Sealing basement walls, and filling bigger holes
I want to seal up my basement walls. I don't get puddles of water but I can feel moisture on the walls in a few places, and a few things have gotten a little mold. There's also some primary efflorescence in one place.
1) For the big hole (see photo) where something was long ago removed, do I fill it with 2 parts mortar to 1 part sand? That's what I just read someplace. Do I just push it in there with a float or something?
2) Do I need to do anything special to the efflorescence besides wipe it off before I apply the sealer?
3) There are places where a thick skim coat was applied previously and it's coming off. Do I need to worry about removing all of it, or just what's loose? What's the best way?
4) I assume it's okay to apply drylock when the walls are already damp in some places?
5) In places the wall isn't very smooth (has sort of a gravelly or rocky look), should I smooth it off with something before sealing it? A little mortar maybe?
know you don't want to hear this but nothing you can do from the inside'll resolve the water that's getting into your fine home's foundation walls,,, when you're done, it might look good for a bit ( 1 wk - 1 mo ) but after that you'll be back asking the same ???s again,,, if you're not prepared to fix it, covering it up will only be a waste of time & $$$,,, look at the waterproofing page on http://www.itsreallyconcrete.com - no financial interest as we wouldn't contract w/you nor anyone else in the atl area as a result of this reply.
OK, thanks. I'm not going that route right now so I'm still curious to have these questions answered.
I like this company's products for some the challenges you are taking on. They are a bit pricey but they work as promised. The injectibles come in handy for holes and things.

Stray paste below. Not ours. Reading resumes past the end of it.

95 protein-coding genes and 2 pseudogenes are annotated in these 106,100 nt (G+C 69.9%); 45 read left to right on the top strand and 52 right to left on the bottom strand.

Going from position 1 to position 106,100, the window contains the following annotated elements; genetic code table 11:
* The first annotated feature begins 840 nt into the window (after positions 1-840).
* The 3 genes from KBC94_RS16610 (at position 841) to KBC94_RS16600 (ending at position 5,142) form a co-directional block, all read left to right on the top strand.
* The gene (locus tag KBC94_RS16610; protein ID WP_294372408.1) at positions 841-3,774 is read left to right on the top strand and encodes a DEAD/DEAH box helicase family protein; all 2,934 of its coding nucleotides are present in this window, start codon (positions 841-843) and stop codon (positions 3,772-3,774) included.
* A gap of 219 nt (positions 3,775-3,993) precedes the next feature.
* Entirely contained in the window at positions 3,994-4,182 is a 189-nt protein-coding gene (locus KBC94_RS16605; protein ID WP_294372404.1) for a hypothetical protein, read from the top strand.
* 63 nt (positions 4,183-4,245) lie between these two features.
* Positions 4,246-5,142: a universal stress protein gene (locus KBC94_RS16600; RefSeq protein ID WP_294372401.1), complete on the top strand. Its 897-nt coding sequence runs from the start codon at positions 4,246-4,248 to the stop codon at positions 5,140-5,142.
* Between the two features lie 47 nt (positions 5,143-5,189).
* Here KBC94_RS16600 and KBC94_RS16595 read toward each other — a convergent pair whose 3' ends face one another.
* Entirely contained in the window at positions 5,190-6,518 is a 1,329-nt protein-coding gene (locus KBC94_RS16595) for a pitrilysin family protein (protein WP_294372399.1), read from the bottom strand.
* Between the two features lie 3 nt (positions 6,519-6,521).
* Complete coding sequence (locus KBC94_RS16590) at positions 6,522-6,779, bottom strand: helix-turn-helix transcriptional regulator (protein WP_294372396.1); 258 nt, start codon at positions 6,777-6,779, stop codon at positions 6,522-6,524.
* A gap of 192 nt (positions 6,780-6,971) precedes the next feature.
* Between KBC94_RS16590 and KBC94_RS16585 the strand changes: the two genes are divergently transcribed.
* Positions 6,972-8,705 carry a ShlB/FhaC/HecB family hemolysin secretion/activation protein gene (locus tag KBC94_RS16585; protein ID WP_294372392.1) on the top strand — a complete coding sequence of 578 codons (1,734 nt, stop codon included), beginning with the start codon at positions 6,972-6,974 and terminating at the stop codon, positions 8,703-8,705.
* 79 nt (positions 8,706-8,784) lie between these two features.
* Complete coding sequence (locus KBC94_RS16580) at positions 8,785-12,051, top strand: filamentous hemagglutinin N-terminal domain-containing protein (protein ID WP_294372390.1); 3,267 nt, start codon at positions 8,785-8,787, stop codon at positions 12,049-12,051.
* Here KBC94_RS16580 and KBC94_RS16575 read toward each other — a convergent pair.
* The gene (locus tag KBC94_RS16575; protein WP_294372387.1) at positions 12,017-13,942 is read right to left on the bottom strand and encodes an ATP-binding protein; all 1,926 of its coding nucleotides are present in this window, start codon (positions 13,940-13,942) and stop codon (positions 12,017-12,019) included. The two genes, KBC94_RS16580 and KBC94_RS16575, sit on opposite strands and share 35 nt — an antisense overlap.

As has been mentioned, you need to address what is causing these situations in the first or you will be perpetually repairing and never really solving anything.
Too bad you have already made up you mind.
I suggest the biggest "Band aid" you can buy.
With all the junk and coatings on the wall nothing will stick. Much of the problem is from the exterior where the moisture causes everything to not stick and make interior coatings worthless. The efflorescence is a big tip-off to excessive moisture.
Using something as silly as a mortar sand mix is just a waste of time. Motrtar is intended to be placed and comacted into new masonry joints and not as a "patch".
For your obvious open leakage points, a good removal of the junk coatings and then an opened joint with a rough roughly "dove tail" shape might accept a hydraulic cement patch that is relatively dry and forced into the opening is a proven patch for that area that can be applied when damp. Unfortunately, the water is still around your foundation and foundation walls.
Dry Lok on a damp wall is not good, but Thoroseal could work, but there are limits to the resistance to moisture from hydrostatic pressure, which you seem to have.
Big band-aids can be very expensive and definitely are always temporary (unless you are a "flipper").
perhaps dick has more substantial ' bona fides ' but still don't understand why anyone'd want to waste resources on methods that prove idiotic especially after reading his advice.
xypex occasionally will prevent wtr intrusion but only hides wtr penetrating wall to the depth that xypex has reach'd,,, its STILL IN THE WALL & soil acids're STILL attacking the lime in the concrete's cement leading to further hidden degradation,,, occasionally hydraulic will work but not often enough that we'd choose/guarantee it,,, hydrophyllic polyurethane grout's usually the mtl of choice for us.
obviously i'm not a fan of interior coatings in a negative situation,,, if you buy a pro's solution, you'll be calling him back - hopefully he'll have had a great disclaimer in his contract.
could efflorescence develop from humidity from a dryer? I had a dryer running without a duct for a couple of months. Or does it only develop from water intrusion from the outside?
Fellow Montrealer: efflorescence doesn't come from the humidity in the air, it comes from water leaching through masonry and dragging salts along with it - that's what you see.
Dryer vents put back a lot of humidity into the air and in our climate, rarely - even in mid-winter - is that a good thing. I just saw this week an apartment with no ventilation and the dryer vented intot the living room! you should have seen the mould on the walls!
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